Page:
Public schools could receive state money for preschool programs under a new proposal by a Missouri senator. But budget concerns could diminish its prospects of passage.
Sen. Joseph Keaveny filed two bills Thursday that would fund preschool programs through the state formula that already distributes money for K-12 education. One version would provide state aid for all preschool students; the other would pay only for lower income students.
Republican Senate leaders said Thursday that they like Keaveny's idea but it's unlikely the state can afford it.
Aside from Medicaid expansion, the most talked-about issue so far during the just-begun Missouri legislative session is whether Gov. Jay Nixon has the authority to appoint a new Lt. Gov. if Peter Kinder succeeds Republican Jo Ann Emerson in Congress.
Following his annual prayer breakfast, Gov. Nixon told reporters he believes he has the authority to appoint a new lieutenant governor if the office suddenly becomes vacant.
Gov. Jay Nixon has named three people to the commission responsible for overseeing the Edward Jones Dome in St. Louis.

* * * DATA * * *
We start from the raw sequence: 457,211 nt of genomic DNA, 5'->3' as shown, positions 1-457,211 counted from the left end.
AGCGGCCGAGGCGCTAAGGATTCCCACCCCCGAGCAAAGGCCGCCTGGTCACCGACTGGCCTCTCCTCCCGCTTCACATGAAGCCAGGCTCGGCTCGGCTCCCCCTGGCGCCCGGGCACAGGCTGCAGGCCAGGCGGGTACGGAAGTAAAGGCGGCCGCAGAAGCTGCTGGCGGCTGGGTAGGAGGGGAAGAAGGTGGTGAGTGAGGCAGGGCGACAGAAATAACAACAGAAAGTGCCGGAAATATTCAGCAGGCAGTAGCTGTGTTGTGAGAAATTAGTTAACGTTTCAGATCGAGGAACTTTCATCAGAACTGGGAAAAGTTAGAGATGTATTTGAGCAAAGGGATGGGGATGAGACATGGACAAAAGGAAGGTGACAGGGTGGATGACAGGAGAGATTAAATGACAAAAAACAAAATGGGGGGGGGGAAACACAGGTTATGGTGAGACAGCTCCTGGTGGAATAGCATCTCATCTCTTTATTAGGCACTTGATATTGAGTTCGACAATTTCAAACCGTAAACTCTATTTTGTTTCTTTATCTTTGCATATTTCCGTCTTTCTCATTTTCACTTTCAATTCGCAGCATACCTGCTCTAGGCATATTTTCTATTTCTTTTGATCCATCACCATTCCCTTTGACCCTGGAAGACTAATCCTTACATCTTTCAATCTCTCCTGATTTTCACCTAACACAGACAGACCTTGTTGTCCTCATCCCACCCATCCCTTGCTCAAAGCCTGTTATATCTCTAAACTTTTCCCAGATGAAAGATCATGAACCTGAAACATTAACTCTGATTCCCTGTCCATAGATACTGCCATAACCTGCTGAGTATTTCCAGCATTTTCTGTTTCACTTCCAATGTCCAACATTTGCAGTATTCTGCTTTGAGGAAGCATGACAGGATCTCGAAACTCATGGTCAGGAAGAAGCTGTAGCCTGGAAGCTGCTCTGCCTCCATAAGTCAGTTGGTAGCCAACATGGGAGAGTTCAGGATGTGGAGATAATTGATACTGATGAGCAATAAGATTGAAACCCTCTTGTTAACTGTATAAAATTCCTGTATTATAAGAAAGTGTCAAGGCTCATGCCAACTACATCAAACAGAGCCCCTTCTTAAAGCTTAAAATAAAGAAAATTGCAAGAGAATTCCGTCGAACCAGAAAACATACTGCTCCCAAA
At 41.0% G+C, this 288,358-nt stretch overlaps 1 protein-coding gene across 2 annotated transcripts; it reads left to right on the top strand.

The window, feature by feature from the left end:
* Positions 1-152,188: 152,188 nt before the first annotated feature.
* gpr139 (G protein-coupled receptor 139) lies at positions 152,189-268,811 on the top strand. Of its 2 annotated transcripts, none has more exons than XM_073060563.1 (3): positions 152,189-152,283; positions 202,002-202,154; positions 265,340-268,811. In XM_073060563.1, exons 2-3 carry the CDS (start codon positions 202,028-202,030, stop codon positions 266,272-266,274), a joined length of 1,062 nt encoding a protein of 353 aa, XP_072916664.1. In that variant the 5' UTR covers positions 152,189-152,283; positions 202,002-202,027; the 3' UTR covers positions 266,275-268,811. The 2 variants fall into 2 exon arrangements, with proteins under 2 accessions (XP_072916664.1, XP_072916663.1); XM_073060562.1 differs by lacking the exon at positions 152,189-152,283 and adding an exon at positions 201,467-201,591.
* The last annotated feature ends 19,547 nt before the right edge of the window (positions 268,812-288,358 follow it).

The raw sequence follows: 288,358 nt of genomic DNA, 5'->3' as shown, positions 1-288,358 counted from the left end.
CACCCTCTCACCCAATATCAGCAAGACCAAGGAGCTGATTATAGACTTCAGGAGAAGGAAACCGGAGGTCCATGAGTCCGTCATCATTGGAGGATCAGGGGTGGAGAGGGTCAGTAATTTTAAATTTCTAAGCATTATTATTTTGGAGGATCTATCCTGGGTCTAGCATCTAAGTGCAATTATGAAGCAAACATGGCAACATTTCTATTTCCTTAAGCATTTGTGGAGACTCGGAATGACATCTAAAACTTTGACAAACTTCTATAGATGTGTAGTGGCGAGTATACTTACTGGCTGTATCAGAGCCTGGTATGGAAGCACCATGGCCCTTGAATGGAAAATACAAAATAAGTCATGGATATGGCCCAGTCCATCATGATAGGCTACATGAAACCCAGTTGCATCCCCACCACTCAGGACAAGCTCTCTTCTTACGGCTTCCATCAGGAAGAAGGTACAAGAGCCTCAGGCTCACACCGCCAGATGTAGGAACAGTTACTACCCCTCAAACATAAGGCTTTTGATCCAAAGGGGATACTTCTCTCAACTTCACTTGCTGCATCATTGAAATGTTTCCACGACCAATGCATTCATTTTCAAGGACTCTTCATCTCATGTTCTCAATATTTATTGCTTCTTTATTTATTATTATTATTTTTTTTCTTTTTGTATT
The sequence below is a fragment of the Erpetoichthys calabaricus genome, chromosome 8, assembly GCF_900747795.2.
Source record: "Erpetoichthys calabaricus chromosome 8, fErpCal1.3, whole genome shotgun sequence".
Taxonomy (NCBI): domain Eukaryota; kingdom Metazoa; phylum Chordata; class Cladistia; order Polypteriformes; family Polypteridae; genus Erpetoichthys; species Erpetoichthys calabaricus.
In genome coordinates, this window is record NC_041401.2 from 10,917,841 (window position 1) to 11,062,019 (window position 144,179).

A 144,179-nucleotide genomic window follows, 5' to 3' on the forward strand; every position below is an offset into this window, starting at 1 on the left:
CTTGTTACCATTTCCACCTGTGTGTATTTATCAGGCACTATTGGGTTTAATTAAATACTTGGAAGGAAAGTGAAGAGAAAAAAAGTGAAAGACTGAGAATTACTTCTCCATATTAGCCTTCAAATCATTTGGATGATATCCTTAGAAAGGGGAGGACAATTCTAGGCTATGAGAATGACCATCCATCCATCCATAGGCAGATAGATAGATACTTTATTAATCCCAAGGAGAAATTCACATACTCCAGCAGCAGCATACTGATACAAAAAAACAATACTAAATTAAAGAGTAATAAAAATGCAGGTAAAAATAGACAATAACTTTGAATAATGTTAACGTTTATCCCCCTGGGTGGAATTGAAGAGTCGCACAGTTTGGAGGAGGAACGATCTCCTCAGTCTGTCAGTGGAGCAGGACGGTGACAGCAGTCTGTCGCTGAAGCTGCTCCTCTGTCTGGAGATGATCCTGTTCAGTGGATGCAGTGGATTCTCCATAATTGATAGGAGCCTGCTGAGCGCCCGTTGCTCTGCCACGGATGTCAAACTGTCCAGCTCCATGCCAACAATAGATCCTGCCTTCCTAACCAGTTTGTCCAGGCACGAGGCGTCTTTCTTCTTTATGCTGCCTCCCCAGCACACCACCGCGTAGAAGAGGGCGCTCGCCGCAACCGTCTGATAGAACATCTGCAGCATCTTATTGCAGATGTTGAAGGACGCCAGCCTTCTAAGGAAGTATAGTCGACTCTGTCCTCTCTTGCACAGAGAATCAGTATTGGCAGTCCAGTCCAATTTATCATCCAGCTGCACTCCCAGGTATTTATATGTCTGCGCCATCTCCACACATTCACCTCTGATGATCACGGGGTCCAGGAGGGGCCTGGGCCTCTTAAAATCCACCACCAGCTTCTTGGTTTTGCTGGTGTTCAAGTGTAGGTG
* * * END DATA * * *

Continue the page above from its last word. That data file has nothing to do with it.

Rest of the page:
The appointments were announced Wednesday and will require state Senate confirmation. Republicans Edward J. Tabash and Zane Yates were selected along with Democrat Bruce Thomas Sommer.
Tabash had been a partner for MRCT-Benefits Plus, a St. Louis company that provides employee benefits. Yates served in the Missouri House from 1990 to 1996 and was the assistant Republican leader. He works for Centene Corp.
A former St. Louis real estate broker faces sentencing in April after admitting in federal court that he defrauded the government and financial institutions of more than $1 million.
Authorities say 28-year-old Jerrick Hawkins pleaded guilty Wednesday to multiple fraud charges. Prosecutors say Hawkins recruited people to apply for conventional and FHA loans to buy properties in the St. Louis area and directed them to supply false employment and income information.
Monthly bills will be rising for hundreds of thousands of electricity customers in western Missouri.
The Missouri Public Service Commission said Wednesday that it approved a $64 million rate increase for Kansas City Power and Light Company and an additional $49 million rate hike for KCP and L Greater Missouri Operations Company.
Monthly bills will rise by an estimated $8.91 for a residential customer of KCP and L who uses 1,150 kilowatt hours of electricity in the summer months and 760 kilowatt hours in the winter.